From left, Justices Sonia Sotomayor, Ruth Bader Ginsburg and Elena Kagan… (Steve Petteway / Supreme…)
Reporting from Washington — For most of the last two decades, Supreme Court conservatives led by Justice Antonin Scalia dominated the debates during oral arguments. They greeted advocates for liberal causes with sharp and sometimes caustic questions, putting them on the defensive from the opening minute.
But the tenor of the debate has changed in recent months, now that President Obama's two appointees to the court, Sonia Sotomayor and Elena Kagan, have joined the fray and reenergized the liberal wing.
Gone are the mismatches where the Scalia wing overshadowed reserved and soft-spoken liberals like now-retired Justices David H. Souter and John Paul Stevens. Instead, the liberals often take the lead and press attorneys defending the states or corporations.
"They're clearly on a roll," said Washington attorney Lisa S. Blatt, who has argued regularly before the high court. "They are engaged and really active. It just feels like a different place."
That dynamic was on display this fall, when a court that leans conservative on cases of crime and punishment heard California's appeal in a case where a panel of three federal judges had ordered the release of about 40,000 prisoners. The state's lawyer stepped to the lectern with reason to expect a friendly reception.
The order is "extraordinary and unprecedented," Carter G. Phillips began, and "extraordinarily premature" because the state was not given enough time to solve its prison problems.
But Sotomayor soon cut him off.
"Slow down from the rhetoric," she said, launching into a withering discussion of the state's 20-year history of severe prison overcrowding and "the needless deaths" from poor medical care.
Kagan picked up the theme, contending that the state had spent years fighting with the judges but not solving the problem. It's too late now for "us to re-find the facts," Kagan said. The California judges had delved into the details for 20 years, and it was time now to decide whether the remedy was right, she said.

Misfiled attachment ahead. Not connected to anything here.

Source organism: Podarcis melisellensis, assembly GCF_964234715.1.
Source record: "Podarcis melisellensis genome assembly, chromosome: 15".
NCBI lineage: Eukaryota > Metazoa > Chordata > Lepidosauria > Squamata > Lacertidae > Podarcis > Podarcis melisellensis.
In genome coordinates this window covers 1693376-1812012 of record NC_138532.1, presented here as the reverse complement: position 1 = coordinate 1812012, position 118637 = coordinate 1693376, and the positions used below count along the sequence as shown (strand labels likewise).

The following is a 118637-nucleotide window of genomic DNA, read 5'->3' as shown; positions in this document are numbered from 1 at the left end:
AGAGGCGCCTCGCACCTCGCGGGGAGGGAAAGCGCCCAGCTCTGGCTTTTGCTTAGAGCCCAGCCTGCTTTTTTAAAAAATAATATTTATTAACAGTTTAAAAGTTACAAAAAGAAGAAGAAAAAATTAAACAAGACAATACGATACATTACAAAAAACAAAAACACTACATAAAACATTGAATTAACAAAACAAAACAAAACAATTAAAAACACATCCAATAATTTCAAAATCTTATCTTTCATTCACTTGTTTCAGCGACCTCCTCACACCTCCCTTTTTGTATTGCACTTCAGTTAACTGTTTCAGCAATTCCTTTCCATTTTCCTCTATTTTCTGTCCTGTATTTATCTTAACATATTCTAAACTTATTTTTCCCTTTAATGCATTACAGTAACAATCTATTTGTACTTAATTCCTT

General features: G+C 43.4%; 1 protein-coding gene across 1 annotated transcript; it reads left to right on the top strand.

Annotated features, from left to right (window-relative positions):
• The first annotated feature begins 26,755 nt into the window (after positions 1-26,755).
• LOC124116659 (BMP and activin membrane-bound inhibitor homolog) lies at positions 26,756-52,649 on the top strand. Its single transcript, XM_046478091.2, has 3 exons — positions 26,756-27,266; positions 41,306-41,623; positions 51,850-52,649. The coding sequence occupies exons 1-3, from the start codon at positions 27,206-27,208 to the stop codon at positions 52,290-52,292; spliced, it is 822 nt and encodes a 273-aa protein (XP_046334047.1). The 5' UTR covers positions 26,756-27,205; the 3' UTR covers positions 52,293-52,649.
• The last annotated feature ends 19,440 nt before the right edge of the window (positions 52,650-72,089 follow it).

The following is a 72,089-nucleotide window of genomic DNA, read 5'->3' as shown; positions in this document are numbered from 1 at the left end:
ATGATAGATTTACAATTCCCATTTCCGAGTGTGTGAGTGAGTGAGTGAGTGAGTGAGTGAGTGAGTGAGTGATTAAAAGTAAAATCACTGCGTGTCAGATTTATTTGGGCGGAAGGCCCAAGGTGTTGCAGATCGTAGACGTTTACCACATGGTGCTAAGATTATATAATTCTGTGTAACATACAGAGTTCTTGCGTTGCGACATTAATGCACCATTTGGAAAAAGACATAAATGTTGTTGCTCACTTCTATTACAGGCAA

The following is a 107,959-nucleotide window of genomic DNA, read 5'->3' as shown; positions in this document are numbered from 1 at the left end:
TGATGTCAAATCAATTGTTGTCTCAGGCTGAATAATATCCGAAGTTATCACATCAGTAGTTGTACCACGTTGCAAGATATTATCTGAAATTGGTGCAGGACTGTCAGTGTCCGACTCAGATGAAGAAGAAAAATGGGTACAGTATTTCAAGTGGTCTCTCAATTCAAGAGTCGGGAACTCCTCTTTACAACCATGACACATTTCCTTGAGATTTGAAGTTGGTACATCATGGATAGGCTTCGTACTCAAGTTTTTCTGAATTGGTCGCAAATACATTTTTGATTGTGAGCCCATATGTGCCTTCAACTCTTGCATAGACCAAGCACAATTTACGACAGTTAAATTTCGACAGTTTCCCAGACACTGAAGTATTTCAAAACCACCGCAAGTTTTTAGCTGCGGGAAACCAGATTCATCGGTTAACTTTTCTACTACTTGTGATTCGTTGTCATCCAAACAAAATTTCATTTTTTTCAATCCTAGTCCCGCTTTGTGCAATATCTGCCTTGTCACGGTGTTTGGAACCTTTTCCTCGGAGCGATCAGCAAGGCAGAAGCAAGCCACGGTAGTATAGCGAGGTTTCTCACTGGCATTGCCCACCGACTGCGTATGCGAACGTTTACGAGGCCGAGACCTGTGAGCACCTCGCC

Five years ago, then- President George W. Bush strengthened the court's conservative wing when he named Chief Justice John G. Roberts Jr. and Justice Samuel A. Alito Jr. to the court. Smart and capable, they had an immediate effect by combining with the senior conservatives to shift the law to the right on several fronts, most notably on widening the flow of money into politics.
Obama almost certainly had a similar goal in mind, but from the opposite political perspective.
Since October, the court seems to have shifted subtly, judging by the arguments, during which the justices grill the lawyers in an attempt to resolve their own doubts or win over an undecided vote.
Veteran Justices Ruth Bader Ginsburg and Stephen G. Breyer joined Sotomayor and Kagan in sharply questioning California's lawyer in the prison overcrowding case. Ginsburg wanted to know how he could call the order premature.
"How much longer do we have to wait?" she asked. "Another 20 years?"
Breyer said he studied photos from the prison, and they "are pretty horrendous."
The outcome in close cases these days almost always turns on Justice Anthony M. Kennedy, and in the California case, he voiced apparent agreement with the liberal critique of the overcrowded prisons. It was "a perfectly reasonable decision," he said, for the three-judge panel to say, "It's now time for a remedy."
Sotomayor and Kagan represent a new generation of Democrats on the courts. Both are single women who grew up in New York City, went to Princeton in the first years that women were admitted there, and excelled at top Ivy League law schools. Early on, they were seen as legal stars who were potential Supreme Court justices.
The two new justices have quite contrasting styles in court, however.
Sotomayor is full of passionate energy, gesturing with her hands and rubbing her brow, as she questions a lawyer. She digs into the facts of a case and presses one point after another.
"Once she gets going, she can dominate the argument," said Phillips, the veteran Washington attorney who was on the receiving end of Sotomayor's stop-with-the-rhetoric barrage. "She wears her views on her sleeve. In that sense, she is closer in style to Justice Scalia."
Her persistence sometimes draws glances and frowns from the other justices, and an occasional verbal gibe as well. When she asked Phillips to respond to her description of ill prisoners sitting "dazed" in filth because they had gone untreated, Scalia intervened with a sarcastic jab at her earlier warning to Phillips.
"Don't be rhetorical!" he advised.
Chief Justice Roberts, although always polite, intervenes on occasion to ask Sotomayor to hold a question so that someone else can speak.
If Sotomayor's role is to punch and jab as the liberal foil to Scalia, Kagan's approach is more that of the bridge builder.